N1 reacts to Croatian Culture and Media Minister’s statements

NEWS 05.07.2021 12:22
Share:
Source: N1

N1 Zagreb news director, Tihomir Ladisic, reacted on Monday to the statements by Culture and Media Minister Nina Obuljen-Korzinek given in an interview to public broadcaster HRT’s programme “Nedjeljom u 2” (Sunday at 2) aired on Sunday, July 4.

Read the full statement below:

Answering a question on the electronic media law and the fate of N1, Obuljen-Korzinek on Sunday said:

“At the moment when the law is being amended, (N1’s director or editor-in-chief is creating pressure) to amend the law in a way that would benefit their owner, who knew the rules when entering the Croatian market. It’s a lot like this situation with bags being carried around.”

We have heard a lot of irresponsible statements in the Croatian media space. But, these words are coming from the Culture and Media Minister who is at the same time calling for responsibility for public statements, a fight against fake news, and media professionalism.

N1 is an independent and free media outlet which has, due to its journalists’ commitment and hard work, become the leading cable channel in Croatia. It is not financed by public money, it does not collect subscription fees, it has never taken a single lipa from the state.

But the minister is reminded of “bags being carried around,” referring to the latest investigation on corruption which led to the arrest of the HRT director. Bags containing money and documents with demands were brought, according to media reports on the investigation, to the office of the late Zagreb Mayor Milan Bandic, banks, but also to the Culture and Media Ministry. Because the investigation is ongoing, he have heard no details on the issue. But the Minister is feeling N1’s pressure which to her looks like “the situation with bags being carried around.”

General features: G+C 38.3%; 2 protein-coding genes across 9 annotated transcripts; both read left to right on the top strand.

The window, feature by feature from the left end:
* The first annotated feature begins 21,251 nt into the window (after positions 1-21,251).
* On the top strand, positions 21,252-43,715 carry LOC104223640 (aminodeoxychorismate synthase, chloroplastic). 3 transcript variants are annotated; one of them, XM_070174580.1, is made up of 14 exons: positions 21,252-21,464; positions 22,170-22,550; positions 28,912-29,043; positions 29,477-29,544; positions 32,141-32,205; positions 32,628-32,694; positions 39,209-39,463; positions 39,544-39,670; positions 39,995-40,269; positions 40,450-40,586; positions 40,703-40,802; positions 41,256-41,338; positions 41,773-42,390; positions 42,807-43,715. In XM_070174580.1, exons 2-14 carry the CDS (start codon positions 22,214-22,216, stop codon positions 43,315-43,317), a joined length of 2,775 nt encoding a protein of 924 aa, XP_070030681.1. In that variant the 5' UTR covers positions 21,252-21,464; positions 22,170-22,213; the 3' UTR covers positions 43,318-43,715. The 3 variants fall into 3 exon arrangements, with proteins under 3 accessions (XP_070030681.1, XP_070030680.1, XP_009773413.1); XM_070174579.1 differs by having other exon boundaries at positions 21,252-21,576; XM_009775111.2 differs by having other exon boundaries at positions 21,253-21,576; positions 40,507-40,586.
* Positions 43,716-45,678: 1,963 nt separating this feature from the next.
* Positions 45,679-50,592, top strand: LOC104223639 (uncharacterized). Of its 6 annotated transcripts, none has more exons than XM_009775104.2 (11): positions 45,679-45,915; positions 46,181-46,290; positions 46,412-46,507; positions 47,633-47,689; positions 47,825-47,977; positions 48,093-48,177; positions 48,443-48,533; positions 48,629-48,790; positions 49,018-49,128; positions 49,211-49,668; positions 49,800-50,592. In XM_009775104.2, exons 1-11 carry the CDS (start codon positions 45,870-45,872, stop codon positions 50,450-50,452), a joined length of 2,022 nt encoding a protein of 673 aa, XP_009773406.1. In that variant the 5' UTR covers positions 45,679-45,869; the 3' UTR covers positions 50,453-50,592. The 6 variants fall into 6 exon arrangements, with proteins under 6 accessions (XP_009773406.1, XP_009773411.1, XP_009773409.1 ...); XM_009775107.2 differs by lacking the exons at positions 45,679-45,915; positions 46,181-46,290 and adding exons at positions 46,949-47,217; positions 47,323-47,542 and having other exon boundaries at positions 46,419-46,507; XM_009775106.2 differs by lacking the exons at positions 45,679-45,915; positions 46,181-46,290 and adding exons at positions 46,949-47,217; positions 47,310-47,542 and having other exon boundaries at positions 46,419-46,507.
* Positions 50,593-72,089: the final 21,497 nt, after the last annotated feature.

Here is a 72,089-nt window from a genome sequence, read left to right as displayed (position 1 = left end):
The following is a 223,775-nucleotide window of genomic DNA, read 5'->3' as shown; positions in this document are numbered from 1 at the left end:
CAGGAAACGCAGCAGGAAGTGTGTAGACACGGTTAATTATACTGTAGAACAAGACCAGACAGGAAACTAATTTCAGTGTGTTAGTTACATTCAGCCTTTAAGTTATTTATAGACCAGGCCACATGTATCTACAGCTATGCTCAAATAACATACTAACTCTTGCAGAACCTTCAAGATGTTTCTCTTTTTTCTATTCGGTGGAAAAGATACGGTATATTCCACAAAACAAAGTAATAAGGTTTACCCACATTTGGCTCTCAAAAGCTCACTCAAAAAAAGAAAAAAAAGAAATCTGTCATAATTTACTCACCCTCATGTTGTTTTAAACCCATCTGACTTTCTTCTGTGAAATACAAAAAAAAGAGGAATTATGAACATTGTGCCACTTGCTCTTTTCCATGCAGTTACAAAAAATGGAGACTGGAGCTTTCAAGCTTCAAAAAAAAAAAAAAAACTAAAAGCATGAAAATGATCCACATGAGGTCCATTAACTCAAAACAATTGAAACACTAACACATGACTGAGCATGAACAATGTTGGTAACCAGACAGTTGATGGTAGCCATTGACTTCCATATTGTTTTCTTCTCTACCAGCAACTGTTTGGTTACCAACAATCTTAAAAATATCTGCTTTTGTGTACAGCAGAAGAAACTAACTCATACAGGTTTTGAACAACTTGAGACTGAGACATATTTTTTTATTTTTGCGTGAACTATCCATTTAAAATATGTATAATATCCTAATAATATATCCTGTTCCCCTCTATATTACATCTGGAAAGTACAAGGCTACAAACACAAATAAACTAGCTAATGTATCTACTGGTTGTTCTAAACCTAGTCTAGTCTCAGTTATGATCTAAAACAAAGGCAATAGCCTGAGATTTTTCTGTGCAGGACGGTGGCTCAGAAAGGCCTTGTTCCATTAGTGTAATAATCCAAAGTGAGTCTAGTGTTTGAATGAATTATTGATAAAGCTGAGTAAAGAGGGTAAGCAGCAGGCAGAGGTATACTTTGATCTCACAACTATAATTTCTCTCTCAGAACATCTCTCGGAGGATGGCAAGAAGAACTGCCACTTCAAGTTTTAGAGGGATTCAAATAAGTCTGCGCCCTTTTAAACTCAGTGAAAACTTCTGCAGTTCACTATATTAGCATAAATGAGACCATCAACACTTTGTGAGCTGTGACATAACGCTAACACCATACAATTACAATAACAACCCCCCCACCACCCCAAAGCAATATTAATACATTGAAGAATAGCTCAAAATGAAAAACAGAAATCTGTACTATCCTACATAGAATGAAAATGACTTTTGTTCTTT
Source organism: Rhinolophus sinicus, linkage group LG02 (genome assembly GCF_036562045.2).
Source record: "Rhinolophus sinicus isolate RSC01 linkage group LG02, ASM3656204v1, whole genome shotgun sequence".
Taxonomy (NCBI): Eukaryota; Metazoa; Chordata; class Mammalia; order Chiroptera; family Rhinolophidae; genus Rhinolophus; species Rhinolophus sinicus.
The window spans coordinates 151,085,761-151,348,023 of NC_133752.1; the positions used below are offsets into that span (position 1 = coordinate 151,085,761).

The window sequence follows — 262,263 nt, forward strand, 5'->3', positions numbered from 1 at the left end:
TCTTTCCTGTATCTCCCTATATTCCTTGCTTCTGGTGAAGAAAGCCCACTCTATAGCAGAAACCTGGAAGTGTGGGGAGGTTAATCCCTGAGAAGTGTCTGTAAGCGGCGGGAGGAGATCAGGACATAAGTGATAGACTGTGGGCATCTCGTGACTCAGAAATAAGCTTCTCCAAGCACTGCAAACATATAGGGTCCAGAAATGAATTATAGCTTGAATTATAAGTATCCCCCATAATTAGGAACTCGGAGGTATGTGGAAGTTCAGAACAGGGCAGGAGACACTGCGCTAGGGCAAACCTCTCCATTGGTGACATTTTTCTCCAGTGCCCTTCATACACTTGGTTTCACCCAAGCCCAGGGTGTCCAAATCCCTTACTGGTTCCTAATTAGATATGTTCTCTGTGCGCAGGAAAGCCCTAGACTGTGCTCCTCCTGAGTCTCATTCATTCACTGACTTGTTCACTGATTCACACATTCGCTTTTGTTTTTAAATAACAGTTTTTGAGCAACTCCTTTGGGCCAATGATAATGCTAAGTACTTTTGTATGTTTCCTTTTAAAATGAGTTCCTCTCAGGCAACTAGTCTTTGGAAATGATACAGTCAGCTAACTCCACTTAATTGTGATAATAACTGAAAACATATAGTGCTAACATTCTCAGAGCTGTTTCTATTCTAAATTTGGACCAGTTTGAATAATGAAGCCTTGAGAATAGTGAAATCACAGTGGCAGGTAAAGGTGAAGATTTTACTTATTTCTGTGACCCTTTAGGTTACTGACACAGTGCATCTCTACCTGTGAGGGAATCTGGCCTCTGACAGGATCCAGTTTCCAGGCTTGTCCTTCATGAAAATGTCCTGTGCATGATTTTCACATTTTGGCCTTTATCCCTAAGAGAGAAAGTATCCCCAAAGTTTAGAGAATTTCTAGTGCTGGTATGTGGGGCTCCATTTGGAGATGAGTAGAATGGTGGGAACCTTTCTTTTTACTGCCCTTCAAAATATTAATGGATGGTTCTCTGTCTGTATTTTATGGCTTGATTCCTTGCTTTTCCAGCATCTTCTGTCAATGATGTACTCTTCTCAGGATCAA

N1 has called on the amendments to the law on electronic media in the interest of the public, audiences, democratic society, and media freedom. The provision on full and unconditional ban on vertical integration, which is in force in Croatia, does not exist anywhere else in Europe.

At the height of a local elections campaign, as one of two cable providers which together control 90 percent of the market has taken N1 off air, Minister Obuljen-Korzinek claimed that the passing of the new law was a question of procedure which would last two, three, four weeks. She added she was hoping the law would be in procedure soon.

It has been more than three months since then and the law has still not made it into parliament.

The Culture Minister was not telling the truth then, and she is not telling the truth now.

Publicly and transparently, we have called on the launching of tender for granting new licences for Free-to-air (FTA) frequencies. The Minister’s response to that call was to say it “reminds her” of carrying bags in corruption deals.

This response illustrates not only that this country lacks quality media legal framework in line with European values, but also that the existing system is still being protected, instead of (creating) a free media market without political control and influence.

With this statement, the Minister is directly influencing telecommunication companies during negotiations on distribution of N1, as well as the Electronic Media Agency as an independent regulator.